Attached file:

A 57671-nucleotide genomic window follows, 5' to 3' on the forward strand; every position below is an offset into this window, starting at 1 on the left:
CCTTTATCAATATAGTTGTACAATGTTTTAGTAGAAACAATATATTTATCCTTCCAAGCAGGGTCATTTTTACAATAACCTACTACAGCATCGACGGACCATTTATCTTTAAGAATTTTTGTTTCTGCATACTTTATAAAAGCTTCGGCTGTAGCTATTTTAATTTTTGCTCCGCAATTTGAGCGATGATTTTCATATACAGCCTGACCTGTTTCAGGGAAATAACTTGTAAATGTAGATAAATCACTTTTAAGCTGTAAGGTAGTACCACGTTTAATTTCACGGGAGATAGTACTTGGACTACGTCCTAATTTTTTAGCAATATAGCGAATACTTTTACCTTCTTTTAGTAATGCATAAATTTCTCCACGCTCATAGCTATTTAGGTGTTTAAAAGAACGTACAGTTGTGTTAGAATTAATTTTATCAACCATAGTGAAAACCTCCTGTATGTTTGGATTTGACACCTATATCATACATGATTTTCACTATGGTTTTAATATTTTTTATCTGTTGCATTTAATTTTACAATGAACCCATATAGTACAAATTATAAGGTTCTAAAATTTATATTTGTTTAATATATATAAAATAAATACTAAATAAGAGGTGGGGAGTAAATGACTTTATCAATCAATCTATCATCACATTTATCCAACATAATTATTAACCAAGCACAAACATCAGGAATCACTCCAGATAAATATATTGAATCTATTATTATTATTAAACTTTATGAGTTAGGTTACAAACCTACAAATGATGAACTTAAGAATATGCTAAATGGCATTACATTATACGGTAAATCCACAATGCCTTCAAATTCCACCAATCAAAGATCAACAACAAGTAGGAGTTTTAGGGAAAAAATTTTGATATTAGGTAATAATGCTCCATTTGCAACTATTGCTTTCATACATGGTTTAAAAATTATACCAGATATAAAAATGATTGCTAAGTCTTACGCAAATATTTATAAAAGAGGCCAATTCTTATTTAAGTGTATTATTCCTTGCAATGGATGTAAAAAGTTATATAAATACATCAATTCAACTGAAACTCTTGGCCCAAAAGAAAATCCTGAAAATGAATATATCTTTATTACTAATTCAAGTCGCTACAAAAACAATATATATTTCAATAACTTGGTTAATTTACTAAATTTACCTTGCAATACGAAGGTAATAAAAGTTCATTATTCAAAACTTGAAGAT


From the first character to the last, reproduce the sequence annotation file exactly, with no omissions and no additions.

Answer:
A 57671-nucleotide genomic window follows, 5' to 3' on the forward strand; every position below is an offset into this window, starting at 1 on the left:
CCTTTATCAATATAGTTGTACAATGTTTTAGTAGAAACAATATATTTATCCTTCCAAGCAGGGTCATTTTTACAATAACCTACTACAGCATCGACGGACCATTTATCTTTAAGAATTTTTGTTTCTGCATACTTTATAAAAGCTTCGGCTGTAGCTATTTTAATTTTTGCTCCGCAATTTGAGCGATGATTTTCATATACAGCCTGACCTGTTTCAGGGAAATAACTTGTAAATGTAGATAAATCACTTTTAAGCTGTAAGGTAGTACCACGTTTAATTTCACGGGAGATAGTACTTGGACTACGTCCTAATTTTTTAGCAATATAGCGAATACTTTTACCTTCTTTTAGTAATGCATAAATTTCTCCACGCTCATAGCTATTTAGGTGTTTAAAAGAACGTACAGTTGTGTTAGAATTAATTTTATCAACCATAGTGAAAACCTCCTGTATGTTTGGATTTGACACCTATATCATACATGATTTTCACTATGGTTTTAATATTTTTTATCTGTTGCATTTAATTTTACAATGAACCCATATAGTACAAATTATAAGGTTCTAAAATTTATATTTGTTTAATATATATAAAATAAATACTAAATAAGAGGTGGGGAGTAAATGACTTTATCAATCAATCTATCATCACATTTATCCAACATAATTATTAACCAAGCACAAACATCAGGAATCACTCCAGATAAATATATTGAATCTATTATTATTATTAAACTTTATGAGTTAGGTTACAAACCTACAAATGATGAACTTAAGAATATGCTAAATGGCATTACATTATACGGTAAATCCACAATGCCTTCAAATTCCACCAATCAAAGATCAACAACAAGTAGGAGTTTTAGGGAAAAAATTTTGATATTAGGTAATAATGCTCCATTTGCAACTATTGCTTTCATACATGGTTTAAAAATTATACCAGATATAAAAATGATTGCTAAGTCTTACGCAAATATTTATAAAAGAGGCCAATTCTTATTTAAGTGTATTATTCCTTGCAATGGATGTAAAAAGTTATATAAATACATCAATTCAACTGAAACTCTTGGCCCAAAAGAAAATCCTGAAAATGAATATATCTTTATTACTAATTCAAGTCGCTACAAAAACAATATATATTTCAATAACTTGGTTAATTTACTAAATTTACCTTGCAATACGAAGGTAATAAAAGTTCATTATTCAAAACTTGAAGAT